• In this case, we will check whether the HTTP request, submitted with a POST method, has a form with a name and dorm field, and if either are blank, return the template failure.html, otherwise success.html.

  • failure.html just had this:

    {% extends "layout.html" %}
    
    {% block title %}
    failure
    {% endblock %}
    
    {% block body %}
    You must provide your name and dorm!
    {% endblock %}
  • And success.html is similar:

    {% extends "layout.html" %}
    
    {% block title %}
    success
    {% endblock %}
    
    {% block body %}
    You are registered! (Well, not really.)
    {% endblock %}
  • index.html, meanwhile, had the actual form:

    {% extends "layout.html" %}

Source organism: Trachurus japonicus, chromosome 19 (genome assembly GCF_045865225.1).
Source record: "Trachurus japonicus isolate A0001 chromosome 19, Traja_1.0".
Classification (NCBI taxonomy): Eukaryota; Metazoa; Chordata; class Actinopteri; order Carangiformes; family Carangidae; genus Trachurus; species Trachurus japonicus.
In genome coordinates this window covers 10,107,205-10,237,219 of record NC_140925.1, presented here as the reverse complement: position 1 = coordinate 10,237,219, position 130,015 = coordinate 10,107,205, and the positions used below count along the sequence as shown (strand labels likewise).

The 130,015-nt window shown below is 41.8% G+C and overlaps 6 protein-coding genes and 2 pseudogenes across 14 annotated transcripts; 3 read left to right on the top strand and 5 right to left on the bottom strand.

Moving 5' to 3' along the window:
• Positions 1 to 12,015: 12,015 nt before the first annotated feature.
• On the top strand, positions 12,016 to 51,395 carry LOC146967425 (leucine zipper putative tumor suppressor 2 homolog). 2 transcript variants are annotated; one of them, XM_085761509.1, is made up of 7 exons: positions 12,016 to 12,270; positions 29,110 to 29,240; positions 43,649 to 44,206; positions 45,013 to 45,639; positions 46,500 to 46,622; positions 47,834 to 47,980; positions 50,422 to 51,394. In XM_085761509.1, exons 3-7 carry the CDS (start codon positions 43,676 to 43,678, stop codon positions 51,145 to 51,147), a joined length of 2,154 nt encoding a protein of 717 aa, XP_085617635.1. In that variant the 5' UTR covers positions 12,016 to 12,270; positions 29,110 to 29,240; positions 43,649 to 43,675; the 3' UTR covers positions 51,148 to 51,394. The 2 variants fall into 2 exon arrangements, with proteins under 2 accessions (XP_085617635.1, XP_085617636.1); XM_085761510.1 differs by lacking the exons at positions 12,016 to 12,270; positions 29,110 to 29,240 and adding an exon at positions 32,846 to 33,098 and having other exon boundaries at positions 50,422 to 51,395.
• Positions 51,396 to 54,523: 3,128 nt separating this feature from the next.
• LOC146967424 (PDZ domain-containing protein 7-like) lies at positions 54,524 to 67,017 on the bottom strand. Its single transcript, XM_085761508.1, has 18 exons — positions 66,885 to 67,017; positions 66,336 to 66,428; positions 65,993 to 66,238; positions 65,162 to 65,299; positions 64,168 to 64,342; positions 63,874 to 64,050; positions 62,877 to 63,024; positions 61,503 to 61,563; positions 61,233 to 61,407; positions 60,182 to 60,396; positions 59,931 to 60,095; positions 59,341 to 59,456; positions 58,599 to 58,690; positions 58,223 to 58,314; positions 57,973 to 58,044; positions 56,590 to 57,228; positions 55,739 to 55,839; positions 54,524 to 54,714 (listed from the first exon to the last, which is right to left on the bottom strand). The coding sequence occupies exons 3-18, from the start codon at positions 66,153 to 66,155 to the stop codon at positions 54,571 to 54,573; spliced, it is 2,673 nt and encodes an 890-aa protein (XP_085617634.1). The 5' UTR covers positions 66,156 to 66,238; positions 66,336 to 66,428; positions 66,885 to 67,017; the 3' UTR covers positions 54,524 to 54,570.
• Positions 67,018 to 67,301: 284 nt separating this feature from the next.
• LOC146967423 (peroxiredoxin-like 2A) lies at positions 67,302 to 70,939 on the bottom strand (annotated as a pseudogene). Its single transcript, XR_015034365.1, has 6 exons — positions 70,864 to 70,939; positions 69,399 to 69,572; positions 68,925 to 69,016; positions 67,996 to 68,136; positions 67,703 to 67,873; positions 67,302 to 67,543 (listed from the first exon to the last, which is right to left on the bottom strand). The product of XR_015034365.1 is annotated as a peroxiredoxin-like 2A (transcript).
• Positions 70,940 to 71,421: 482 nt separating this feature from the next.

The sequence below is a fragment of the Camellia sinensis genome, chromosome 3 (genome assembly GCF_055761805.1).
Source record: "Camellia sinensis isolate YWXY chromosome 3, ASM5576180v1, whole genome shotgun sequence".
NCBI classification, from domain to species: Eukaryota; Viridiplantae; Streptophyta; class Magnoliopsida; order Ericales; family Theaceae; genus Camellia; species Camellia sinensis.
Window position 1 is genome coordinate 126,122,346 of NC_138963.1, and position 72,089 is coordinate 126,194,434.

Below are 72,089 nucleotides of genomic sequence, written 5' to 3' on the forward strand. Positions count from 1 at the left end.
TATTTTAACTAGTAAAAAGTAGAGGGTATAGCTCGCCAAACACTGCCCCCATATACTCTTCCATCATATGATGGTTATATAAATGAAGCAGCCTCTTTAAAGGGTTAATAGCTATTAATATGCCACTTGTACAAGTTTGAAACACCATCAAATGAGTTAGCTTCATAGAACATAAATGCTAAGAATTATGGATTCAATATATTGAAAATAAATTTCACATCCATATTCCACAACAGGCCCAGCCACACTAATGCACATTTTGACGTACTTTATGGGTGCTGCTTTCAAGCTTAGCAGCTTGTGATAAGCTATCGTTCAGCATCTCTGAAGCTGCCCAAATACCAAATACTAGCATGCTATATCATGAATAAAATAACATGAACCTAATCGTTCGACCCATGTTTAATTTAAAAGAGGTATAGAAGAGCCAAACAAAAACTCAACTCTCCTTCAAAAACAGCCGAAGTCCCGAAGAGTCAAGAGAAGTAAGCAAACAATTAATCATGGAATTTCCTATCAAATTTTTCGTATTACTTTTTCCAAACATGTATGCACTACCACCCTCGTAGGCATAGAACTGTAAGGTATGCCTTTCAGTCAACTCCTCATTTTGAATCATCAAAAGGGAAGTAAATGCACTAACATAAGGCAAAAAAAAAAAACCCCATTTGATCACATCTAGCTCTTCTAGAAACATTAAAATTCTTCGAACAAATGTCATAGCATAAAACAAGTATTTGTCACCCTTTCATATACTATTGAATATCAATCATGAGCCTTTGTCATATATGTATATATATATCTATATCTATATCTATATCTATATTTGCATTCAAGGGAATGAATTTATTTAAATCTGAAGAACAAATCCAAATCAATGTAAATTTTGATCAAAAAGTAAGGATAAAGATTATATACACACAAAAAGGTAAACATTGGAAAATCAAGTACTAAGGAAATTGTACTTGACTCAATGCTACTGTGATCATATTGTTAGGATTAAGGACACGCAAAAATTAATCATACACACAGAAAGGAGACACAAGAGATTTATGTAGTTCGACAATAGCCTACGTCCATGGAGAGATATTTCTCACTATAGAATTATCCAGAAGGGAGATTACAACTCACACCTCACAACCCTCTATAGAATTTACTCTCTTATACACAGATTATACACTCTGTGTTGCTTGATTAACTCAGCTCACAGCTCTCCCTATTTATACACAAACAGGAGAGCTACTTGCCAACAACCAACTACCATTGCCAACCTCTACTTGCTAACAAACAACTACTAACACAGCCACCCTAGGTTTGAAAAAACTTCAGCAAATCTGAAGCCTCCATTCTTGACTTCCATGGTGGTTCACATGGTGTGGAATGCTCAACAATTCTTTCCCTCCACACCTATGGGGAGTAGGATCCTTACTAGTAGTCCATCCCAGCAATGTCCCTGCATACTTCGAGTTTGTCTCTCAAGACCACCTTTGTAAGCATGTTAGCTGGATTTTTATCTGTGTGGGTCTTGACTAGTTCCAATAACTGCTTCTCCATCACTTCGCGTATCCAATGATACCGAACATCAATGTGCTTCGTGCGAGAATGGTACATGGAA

{% block title %}
    Frosh IMs
    {% endblock %}
    
    {% block body %}
    <h1>Register for Frosh IMs</h1>
    <form action="{{ url_for('register') }}" method="post">
        Name: <input name="name" type="text"/>
        <br/>
        Dorm:
        <select name="dorm">
            <option value=""></option>
            <option value="Apley Court">Apley Court</option>
            <option value="Canaday">Canaday</option>
            <option value="Grays">Grays</option>
            <option value="Greenough">Greenough</option>
            <option value="Hollis">Hollis</option>
            <option value="Holworthy">Holworthy</option>
            <option value="Hurlbut">Hurlbut</option>
            <option value="Lionel">Lionel</option>
            <option value="Matthews">Matthews</option>
            <option value="Mower">Mower</option>
            <option value="Pennypacker">Pennypacker</option>
            <option value="Stoughton">Stoughton</option>
            <option value="Straus">Straus</option>
            <option value="Thayer">Thayer</option>
            <option value="Weld">Weld</option>